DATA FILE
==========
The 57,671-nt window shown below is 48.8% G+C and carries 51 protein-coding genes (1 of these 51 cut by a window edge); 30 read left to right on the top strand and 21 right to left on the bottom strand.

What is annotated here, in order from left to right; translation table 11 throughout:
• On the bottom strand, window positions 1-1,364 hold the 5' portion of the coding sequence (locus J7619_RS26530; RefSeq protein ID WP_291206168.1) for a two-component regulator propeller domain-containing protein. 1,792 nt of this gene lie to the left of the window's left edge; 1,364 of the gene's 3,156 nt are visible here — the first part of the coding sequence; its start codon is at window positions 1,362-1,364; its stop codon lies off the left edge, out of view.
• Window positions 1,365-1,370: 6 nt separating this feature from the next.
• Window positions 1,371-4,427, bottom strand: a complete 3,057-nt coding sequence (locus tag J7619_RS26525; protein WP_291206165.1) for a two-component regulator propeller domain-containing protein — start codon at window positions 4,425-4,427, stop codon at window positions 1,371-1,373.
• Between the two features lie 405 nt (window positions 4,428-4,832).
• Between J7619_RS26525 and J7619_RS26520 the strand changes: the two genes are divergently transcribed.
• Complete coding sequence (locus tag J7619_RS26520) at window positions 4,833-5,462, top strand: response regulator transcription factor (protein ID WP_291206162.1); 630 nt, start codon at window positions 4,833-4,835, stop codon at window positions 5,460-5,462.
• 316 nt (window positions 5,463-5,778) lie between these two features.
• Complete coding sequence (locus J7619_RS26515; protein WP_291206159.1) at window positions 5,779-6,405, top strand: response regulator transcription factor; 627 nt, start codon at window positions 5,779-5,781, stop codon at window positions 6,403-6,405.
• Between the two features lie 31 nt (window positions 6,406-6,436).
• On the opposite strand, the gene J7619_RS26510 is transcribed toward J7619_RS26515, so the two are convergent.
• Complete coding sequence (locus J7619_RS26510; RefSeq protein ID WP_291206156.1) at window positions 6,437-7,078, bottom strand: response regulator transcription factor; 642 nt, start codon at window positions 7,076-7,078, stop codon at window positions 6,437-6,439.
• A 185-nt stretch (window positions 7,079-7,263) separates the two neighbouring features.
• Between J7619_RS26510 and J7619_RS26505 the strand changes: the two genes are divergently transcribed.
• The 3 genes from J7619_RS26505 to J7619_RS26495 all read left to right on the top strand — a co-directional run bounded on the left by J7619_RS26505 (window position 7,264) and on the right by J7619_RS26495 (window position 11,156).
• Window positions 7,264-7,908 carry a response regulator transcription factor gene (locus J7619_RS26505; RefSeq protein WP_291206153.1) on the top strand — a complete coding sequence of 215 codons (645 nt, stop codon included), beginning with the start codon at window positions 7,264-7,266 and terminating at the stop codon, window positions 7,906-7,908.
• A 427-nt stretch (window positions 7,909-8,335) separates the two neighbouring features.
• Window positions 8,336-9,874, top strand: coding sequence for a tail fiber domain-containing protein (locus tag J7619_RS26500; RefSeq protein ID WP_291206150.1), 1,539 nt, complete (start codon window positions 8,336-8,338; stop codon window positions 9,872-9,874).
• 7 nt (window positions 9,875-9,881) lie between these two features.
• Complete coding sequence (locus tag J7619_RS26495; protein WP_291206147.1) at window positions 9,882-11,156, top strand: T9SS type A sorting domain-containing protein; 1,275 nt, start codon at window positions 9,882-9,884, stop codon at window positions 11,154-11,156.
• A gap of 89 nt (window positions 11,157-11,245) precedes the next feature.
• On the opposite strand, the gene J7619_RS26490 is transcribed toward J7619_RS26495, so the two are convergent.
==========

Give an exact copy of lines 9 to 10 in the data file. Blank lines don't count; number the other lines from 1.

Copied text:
• 316 nt (window positions 5,463-5,778) lie between these two features.
• Complete coding sequence (locus J7619_RS26515; protein WP_291206159.1) at window positions 5,779-6,405, top strand: response regulator transcription factor; 627 nt, start codon at window positions 5,779-5,781, stop codon at window positions 6,403-6,405.